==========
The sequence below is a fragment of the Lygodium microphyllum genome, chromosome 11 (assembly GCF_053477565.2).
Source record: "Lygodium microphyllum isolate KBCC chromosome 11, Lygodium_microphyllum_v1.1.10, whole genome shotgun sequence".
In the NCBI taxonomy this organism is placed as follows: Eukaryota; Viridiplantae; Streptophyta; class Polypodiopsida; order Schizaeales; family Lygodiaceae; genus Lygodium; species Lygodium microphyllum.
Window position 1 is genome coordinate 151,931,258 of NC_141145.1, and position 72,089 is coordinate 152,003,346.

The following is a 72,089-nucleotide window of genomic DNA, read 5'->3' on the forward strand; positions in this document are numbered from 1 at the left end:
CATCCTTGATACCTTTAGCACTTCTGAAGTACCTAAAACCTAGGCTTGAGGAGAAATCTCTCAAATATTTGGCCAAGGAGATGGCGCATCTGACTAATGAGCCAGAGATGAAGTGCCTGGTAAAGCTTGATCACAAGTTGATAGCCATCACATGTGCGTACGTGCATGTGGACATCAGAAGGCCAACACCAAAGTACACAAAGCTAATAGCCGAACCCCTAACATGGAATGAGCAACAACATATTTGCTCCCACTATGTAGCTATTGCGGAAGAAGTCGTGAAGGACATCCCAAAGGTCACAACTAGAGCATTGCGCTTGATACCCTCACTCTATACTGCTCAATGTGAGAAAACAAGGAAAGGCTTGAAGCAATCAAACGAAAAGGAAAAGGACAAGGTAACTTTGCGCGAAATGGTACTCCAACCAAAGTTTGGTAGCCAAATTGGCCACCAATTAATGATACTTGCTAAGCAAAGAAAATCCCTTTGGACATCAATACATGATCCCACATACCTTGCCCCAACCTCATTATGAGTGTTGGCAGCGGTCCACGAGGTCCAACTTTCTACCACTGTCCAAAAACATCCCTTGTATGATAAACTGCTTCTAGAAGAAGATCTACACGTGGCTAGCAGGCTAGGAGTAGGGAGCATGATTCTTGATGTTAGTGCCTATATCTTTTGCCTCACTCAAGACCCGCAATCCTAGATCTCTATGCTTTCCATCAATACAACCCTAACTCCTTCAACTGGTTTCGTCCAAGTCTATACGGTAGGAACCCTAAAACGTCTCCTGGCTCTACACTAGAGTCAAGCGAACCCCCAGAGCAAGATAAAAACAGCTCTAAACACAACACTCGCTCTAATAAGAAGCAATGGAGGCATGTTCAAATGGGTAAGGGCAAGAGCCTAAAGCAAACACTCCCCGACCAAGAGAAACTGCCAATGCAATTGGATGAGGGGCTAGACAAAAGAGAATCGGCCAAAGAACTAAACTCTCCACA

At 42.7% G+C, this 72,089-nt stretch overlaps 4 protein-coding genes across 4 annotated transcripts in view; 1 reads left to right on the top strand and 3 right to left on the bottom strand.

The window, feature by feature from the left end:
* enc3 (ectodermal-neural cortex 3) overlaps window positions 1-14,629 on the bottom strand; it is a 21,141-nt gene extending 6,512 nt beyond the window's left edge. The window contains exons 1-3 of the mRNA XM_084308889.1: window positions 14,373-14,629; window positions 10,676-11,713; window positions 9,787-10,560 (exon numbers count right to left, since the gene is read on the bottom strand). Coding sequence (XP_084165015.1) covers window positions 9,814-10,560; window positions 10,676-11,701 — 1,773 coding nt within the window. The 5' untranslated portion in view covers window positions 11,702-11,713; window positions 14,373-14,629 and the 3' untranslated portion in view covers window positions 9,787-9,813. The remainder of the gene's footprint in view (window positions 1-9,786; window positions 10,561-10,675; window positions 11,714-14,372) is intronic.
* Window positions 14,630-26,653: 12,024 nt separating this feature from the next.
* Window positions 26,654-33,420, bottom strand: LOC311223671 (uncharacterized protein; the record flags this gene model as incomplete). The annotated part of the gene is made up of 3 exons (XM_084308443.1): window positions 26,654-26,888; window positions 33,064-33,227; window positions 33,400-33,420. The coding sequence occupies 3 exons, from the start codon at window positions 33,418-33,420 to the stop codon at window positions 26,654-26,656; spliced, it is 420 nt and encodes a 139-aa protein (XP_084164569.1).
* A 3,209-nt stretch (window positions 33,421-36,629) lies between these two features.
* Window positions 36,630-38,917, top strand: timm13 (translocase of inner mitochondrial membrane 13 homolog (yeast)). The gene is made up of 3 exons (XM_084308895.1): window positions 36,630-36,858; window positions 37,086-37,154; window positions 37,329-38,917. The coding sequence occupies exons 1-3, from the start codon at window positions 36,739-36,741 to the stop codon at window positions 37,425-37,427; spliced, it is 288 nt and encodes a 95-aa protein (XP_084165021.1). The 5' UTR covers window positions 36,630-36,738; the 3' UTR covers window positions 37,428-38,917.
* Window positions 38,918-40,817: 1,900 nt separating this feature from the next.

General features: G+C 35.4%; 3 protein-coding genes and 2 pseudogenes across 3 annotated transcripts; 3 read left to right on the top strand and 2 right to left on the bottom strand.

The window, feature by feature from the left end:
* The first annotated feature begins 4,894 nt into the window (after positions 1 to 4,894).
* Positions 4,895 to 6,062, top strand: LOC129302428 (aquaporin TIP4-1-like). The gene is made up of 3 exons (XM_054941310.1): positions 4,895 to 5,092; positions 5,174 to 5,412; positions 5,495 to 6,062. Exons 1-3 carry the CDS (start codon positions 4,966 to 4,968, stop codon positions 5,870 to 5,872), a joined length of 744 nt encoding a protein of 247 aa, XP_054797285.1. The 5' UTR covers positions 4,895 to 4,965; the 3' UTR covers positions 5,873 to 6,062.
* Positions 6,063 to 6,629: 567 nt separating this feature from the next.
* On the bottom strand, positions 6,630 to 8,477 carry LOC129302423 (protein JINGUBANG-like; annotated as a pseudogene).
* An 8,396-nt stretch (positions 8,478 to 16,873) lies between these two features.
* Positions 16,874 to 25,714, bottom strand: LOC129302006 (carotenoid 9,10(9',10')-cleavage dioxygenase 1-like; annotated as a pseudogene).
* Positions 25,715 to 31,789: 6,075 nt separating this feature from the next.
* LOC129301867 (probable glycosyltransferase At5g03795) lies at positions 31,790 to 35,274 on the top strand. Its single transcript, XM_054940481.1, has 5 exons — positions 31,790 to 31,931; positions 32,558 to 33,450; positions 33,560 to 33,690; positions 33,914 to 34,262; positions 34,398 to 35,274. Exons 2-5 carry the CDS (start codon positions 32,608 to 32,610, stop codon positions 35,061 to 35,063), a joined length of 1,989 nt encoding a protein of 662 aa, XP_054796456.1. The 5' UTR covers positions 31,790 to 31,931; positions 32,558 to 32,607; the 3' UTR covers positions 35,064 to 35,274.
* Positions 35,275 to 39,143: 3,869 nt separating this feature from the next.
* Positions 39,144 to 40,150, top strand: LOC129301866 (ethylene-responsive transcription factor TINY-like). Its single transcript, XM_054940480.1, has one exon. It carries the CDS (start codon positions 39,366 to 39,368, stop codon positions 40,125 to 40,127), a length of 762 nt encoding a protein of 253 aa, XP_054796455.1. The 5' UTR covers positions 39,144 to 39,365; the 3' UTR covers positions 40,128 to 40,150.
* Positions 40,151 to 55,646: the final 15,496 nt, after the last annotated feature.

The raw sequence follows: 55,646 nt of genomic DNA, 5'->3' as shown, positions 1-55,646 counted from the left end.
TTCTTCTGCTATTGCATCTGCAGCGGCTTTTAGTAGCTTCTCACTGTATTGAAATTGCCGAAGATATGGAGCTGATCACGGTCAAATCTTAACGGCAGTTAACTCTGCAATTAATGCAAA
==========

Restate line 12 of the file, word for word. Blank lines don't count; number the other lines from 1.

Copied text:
* A 3,209-nt stretch (window positions 33,421-36,629) lies between these two features.